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Hibbard, Benjamin Horace, 1870-1955 / The history of agriculture in Dane County, Wisconsin
(1904)

Chapter V: The size of farms and estates,   pp. 185-191 PDF (1.4 MB)


Page 187


HIBBAILD--lIS'1 OY OF AGSICULTURE IN DANE COUNTY. 187
but not so much can be said of the larger ones. Here we have a
group from one to five hundred acres inclusive, and in 1890
nearly three-fifths of the farms in Dane county fell within these
lhmits, but it signifies next to nothing beyond the bare fact that
farms had on the average increased in size. Within these wide
limits are comprised the hundred-acre farms which are by no
means few, the hundred-twenty-acre, the hundred-sixty, the two-
hundred, and the two-hundred-forty acre farms all of which
are commonly met with, not to mention the half-sections
which appear in every township. All of these are dumped
promiscuously together as though it were of but slight conse-
quence what changes happened so long as the acreage remained
above the hundred mark, yet the average for the year i890 was
one hundred twenty-four acres; thus the major part of all farms
are, so far as classification is concerned, within this wholesale
grouping. However, there are a few above and below these
limits that reveal some general tendencies. For example, there
were four farms above five hundred acres in I86o; in i870 these
had disappeared; in I88o there were forty-three of the size men-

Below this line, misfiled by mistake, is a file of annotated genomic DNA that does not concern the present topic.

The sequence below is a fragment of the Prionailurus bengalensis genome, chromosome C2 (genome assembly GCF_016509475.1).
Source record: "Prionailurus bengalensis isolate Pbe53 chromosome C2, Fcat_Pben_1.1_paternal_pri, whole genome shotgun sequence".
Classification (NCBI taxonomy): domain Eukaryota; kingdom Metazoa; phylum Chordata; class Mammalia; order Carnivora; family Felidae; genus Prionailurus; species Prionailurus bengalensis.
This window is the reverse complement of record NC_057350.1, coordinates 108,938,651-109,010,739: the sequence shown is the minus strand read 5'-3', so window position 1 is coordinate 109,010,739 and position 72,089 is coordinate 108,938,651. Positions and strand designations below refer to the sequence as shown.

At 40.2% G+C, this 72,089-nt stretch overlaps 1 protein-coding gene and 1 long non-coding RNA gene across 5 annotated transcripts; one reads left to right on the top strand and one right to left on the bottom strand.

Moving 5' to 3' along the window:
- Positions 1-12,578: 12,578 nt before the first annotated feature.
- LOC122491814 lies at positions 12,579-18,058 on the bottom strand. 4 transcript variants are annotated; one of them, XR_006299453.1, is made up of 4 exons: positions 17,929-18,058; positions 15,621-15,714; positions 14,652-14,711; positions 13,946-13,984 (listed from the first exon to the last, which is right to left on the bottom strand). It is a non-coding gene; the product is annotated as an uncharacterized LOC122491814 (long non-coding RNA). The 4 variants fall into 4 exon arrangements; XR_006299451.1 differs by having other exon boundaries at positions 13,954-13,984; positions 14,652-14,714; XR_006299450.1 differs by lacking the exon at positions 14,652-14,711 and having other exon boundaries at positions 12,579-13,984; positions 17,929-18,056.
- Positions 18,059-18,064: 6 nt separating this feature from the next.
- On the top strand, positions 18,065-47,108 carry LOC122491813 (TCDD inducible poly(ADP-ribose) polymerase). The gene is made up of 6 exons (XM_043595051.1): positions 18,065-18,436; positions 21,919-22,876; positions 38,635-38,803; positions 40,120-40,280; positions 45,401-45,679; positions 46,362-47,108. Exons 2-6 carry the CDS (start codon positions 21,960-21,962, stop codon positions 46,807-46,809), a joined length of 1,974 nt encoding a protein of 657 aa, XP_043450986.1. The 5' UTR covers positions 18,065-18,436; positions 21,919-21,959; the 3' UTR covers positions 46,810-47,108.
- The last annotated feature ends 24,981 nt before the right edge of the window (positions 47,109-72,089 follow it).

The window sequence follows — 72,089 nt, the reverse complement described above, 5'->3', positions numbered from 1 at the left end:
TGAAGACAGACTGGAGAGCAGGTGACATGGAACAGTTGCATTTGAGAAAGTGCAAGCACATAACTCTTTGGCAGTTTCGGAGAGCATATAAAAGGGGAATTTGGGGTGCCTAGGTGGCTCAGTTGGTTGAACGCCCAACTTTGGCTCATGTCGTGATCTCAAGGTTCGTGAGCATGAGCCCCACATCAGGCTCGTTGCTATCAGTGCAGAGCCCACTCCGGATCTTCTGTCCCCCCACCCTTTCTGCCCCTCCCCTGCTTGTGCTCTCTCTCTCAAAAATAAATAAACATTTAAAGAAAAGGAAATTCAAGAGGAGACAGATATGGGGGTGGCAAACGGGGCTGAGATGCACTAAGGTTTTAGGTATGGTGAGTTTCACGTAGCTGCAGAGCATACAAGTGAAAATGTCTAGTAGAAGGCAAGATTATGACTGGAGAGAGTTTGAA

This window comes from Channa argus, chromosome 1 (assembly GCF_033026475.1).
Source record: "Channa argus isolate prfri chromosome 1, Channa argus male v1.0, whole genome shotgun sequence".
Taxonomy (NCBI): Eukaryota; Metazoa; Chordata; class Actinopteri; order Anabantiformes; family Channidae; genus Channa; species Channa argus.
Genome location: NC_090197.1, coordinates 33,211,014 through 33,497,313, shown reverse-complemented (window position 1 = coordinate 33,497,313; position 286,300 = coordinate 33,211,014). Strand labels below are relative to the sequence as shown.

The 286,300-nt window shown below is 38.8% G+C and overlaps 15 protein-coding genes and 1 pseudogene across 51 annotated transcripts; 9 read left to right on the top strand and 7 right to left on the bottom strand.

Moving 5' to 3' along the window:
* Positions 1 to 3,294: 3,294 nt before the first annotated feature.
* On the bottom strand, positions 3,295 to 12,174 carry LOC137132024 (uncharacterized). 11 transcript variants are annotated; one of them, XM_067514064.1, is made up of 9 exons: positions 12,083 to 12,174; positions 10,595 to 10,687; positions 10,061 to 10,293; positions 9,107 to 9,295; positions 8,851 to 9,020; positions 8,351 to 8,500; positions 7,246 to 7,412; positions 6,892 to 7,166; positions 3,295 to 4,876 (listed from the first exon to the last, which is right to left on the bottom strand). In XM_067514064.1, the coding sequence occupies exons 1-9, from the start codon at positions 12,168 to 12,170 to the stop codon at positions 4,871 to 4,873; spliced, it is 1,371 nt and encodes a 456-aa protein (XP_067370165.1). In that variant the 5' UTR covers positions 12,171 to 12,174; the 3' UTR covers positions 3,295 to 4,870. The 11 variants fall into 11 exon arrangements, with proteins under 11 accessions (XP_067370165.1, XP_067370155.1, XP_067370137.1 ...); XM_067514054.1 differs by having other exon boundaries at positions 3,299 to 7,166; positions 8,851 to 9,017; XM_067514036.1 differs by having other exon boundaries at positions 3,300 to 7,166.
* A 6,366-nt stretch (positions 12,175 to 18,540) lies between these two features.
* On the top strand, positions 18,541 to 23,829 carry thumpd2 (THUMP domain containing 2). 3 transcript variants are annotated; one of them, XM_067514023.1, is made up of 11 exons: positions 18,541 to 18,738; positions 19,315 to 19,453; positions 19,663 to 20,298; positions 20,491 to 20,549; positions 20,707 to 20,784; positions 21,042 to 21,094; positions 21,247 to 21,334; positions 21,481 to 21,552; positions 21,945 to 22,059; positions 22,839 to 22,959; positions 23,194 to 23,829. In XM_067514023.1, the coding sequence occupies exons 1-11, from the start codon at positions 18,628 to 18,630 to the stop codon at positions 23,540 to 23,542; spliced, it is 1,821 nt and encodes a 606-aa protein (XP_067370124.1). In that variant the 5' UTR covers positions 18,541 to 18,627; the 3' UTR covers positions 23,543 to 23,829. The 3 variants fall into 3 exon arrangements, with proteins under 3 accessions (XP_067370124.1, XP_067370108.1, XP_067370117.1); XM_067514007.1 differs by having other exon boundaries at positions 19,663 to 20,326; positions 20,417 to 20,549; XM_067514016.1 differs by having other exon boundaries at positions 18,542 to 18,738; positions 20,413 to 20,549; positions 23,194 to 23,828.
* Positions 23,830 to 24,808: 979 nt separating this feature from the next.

tioned, while in i890 they had dropped to twenty-eight. Turn-
ing to the other end of the list we find the number of farms of
twenty acres and less decreasing until i88o and then increasing
some twenty-five per cent. by i890. These results are not beyond
explanation. The small farms were not suitable to wheat culture
and especially when that crop began to fail these little farmers got
rid of their few acres as best they could and went farther west or
gave up farming altogether. With the advent of the tobacco
industrv the small farm was given a new lease of life, and odd
scraps, or even portions of large farms were brought up and
turned into tobacco farms. It is not so easy to speak definitely
regarding the unusually large tracts.
  As stated, there were four farms of over five hundred acres in
i86o. The number is small at most, and part of these consisted
of poor, undesirable land which had hardly advanced beyond gov-
ernment price. The lack of any further tendency toward con-
centration in ownership is of more consequence than the mere dis-
appearance of these four large pieces by i870.
  As explained in another connection the value of land failed to
respond to the general rise in prices during the period of green-
back inflation, and hence was not a favorite object of investment,
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